Great Salt Lake is a unique problem among vanishing lakes, scientist says
The Great Salt Lake is drying up, leaving large swaths of lakebed uncovered. The dirt contains toxins that can become air-borne, posing a health and environmental problem.
USU Associate Professor of Watershed Sciences, Janice Brahney, has been studying Great Salt Lake dust since 2017.
“I think we reached a really significant low point in the lake’s perimeter exposing about 50% of the lakebed area. And so I think at that point there was rising concern about what was happening with the lake. So I started shortly thereafter, trying to understand what the implications might be with the dust coming off the lakebed,” Brahney said.
The Great Salt Lake is a terminal basin, meaning whatever flows into it stays there. The chemicals of decades of industry accumulate, are stored in the dirt, and held in by an airtight lid of water. But what happens when that lid evaporates?
“There are many other desiccating salt lakes around the world that are also terminal basins, and also capturing a lot of toxins from their watershed. But the Great Salt Lake is the only one that has a major urban center in the watershed. So that not only contributes a lot of pollutants and toxins into the basin, but also means that those people are then exposed to the dust when it does get emitted,” said Brahney.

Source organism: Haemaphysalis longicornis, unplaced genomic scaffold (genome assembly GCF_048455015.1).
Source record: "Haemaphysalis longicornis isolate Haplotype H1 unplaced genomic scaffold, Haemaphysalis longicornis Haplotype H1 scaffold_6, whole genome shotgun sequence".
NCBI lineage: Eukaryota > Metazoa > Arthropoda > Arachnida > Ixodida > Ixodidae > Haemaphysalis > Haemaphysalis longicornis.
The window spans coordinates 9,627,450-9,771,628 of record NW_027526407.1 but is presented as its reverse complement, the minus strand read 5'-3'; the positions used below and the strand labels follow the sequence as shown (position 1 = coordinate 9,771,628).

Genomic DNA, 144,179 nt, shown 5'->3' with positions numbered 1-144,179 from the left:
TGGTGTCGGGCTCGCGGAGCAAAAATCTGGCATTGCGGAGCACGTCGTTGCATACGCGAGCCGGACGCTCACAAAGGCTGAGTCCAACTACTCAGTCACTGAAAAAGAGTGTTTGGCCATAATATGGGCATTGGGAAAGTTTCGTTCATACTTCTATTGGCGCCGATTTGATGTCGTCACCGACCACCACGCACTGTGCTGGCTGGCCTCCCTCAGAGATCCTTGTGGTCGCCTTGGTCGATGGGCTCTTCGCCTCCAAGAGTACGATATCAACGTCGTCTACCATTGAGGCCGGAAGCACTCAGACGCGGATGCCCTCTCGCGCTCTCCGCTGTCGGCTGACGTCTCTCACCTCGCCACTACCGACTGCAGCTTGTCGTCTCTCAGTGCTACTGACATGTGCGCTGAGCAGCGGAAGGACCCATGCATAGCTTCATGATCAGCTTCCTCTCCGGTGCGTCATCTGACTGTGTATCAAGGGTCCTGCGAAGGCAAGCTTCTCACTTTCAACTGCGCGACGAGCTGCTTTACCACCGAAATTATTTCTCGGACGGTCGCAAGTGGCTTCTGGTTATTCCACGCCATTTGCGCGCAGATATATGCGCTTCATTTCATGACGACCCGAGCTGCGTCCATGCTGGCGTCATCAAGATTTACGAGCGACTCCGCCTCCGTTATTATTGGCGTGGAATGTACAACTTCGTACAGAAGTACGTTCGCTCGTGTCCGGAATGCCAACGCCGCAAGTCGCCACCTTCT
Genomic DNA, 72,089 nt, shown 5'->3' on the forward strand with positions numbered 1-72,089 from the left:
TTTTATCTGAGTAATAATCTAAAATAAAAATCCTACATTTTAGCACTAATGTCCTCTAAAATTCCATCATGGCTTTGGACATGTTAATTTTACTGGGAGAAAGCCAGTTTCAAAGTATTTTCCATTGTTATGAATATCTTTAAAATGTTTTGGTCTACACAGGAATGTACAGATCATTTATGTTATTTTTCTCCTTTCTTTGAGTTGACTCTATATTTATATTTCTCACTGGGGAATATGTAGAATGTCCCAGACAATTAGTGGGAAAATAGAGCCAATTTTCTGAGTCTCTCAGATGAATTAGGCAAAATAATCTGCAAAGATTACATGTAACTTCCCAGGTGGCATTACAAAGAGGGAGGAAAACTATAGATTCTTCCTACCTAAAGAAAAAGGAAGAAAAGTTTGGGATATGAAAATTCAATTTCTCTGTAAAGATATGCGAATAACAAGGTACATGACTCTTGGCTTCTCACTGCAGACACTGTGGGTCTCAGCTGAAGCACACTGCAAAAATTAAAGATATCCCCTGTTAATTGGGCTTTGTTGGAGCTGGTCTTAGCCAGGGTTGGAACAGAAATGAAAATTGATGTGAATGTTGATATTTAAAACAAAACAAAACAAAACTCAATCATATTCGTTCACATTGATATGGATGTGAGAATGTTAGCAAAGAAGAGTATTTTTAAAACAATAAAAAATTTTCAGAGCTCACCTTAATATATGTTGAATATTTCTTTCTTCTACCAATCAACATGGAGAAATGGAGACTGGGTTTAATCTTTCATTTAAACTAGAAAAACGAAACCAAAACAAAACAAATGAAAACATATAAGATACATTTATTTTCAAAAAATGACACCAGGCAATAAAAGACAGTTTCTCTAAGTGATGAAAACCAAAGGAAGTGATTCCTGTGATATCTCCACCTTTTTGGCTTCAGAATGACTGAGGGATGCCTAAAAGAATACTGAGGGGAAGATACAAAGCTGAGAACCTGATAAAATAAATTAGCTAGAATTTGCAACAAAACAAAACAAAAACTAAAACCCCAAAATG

Brahney and her team are measuring the amount of heavy metals, organic compounds, and cyanotoxins contained in the newly uncovered dirt. Brahney says that for now, the hard surface crust of the lakebed is largely keeping the dust in, but as that protective crust erodes the toxic dust can be picked up by the wind and carried far and wide. Unlike other lakes, the Great Salt Lake is extremely flat, a unique contributor to the urgency of the problem.
“The flatness of the basin shape means that one foot drop in the water level can expose a vast area. If the lake was much deeper, if it had steep sides, one foot might not expose that much playa, but because of how shallow it is it doesn't take very much of a loss of water to expose a lot of playa, and I think that is what has become more extreme in recent years,” Brahney said.
In addition to reaching highly populated areas, Brahney says the toxin laden-dust can travel up to the mountains, infiltrate the snowpack, and in turn the water systems. Another question Brahney’s lab is trying to answer is whether heavy metals carried by dust and deposited onto private gardens and crops can end up in food.
This article is published through the Great Salt Lake Collaborative, a solutions journalism initiative that partners news, education and media organizations to help inform people about the plight of the Great Salt Lake — and what can be done to make a difference before it is too late. Read all of our stories at greatsaltlakenews.org.